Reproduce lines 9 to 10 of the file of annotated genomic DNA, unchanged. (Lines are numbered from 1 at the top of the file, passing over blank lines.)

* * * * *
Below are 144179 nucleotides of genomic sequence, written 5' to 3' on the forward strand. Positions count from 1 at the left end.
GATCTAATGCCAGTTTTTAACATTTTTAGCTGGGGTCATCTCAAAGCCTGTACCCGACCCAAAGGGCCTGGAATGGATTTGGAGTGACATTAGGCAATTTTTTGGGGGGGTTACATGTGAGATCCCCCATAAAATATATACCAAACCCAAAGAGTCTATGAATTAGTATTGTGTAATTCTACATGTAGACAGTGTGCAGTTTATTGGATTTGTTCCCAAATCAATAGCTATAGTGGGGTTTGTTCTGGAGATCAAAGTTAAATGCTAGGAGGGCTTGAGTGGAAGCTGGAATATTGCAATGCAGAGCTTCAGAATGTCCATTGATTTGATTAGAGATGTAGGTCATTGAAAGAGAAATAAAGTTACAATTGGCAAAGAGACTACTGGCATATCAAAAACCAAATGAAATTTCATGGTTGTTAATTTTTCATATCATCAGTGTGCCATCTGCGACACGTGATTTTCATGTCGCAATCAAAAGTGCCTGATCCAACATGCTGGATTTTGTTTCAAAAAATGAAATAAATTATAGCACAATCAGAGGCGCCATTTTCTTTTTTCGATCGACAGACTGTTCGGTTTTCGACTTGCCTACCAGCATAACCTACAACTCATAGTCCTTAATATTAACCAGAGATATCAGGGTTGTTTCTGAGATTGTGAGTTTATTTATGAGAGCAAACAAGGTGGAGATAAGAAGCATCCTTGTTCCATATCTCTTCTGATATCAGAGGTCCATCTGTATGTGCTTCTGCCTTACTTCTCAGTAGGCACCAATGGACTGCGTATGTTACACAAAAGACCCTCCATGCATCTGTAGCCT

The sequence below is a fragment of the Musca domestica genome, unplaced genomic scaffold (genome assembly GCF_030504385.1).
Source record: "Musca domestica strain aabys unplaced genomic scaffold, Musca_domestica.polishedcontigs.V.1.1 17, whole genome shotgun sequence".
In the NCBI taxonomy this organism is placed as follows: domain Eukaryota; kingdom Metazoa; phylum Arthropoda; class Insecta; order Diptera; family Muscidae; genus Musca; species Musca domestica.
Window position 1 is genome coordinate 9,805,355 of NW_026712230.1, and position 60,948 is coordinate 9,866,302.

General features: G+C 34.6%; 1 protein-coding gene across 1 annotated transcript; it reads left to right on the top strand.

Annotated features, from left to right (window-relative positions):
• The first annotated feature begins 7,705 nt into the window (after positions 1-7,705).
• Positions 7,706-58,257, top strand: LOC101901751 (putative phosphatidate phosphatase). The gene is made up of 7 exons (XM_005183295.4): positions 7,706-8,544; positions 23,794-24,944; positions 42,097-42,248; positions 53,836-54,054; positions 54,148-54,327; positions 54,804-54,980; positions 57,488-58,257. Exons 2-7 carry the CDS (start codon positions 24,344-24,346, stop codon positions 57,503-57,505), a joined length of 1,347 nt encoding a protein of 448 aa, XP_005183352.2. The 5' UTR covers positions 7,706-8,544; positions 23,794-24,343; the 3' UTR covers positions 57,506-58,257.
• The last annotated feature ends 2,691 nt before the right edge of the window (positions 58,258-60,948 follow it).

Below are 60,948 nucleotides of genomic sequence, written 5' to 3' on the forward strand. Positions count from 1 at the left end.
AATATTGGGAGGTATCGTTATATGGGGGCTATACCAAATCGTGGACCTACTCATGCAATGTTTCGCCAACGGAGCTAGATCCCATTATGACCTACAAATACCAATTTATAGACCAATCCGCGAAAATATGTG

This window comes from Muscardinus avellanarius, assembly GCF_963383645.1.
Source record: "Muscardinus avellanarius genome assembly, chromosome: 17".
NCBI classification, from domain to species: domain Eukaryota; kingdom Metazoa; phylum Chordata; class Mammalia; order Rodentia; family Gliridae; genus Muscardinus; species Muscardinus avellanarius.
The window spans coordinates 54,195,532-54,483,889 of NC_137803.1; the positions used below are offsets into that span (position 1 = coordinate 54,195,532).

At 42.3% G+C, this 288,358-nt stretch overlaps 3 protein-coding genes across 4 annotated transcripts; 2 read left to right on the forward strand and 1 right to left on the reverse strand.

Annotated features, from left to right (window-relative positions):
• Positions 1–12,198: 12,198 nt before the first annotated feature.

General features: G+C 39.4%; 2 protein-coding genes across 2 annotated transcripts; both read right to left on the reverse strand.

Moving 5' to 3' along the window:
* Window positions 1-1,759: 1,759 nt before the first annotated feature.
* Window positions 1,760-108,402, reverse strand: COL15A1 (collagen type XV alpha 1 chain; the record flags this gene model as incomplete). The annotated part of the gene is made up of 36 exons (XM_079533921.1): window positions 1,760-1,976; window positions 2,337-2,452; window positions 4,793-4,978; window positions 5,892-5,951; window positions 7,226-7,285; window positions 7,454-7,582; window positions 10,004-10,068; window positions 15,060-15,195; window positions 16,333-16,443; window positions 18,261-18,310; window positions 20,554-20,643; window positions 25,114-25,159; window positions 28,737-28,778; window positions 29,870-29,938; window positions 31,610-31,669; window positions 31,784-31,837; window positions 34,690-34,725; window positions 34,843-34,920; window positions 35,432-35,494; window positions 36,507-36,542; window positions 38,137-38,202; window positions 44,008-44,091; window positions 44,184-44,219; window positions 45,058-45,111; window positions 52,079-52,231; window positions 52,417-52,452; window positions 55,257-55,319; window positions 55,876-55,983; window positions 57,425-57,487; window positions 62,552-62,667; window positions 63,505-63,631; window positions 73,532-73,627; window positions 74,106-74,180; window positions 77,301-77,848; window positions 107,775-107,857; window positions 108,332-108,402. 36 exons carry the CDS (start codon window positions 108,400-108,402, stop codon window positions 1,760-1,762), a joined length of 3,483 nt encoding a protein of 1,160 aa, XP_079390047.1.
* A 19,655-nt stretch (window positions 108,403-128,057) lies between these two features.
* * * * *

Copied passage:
• The first annotated feature begins 7,705 nt into the window (after positions 1-7,705).
• Positions 7,706-58,257, top strand: LOC101901751 (putative phosphatidate phosphatase). The gene is made up of 7 exons (XM_005183295.4): positions 7,706-8,544; positions 23,794-24,944; positions 42,097-42,248; positions 53,836-54,054; positions 54,148-54,327; positions 54,804-54,980; positions 57,488-58,257. Exons 2-7 carry the CDS (start codon positions 24,344-24,346, stop codon positions 57,503-57,505), a joined length of 1,347 nt encoding a protein of 448 aa, XP_005183352.2. The 5' UTR covers positions 7,706-8,544; positions 23,794-24,343; the 3' UTR covers positions 57,506-58,257.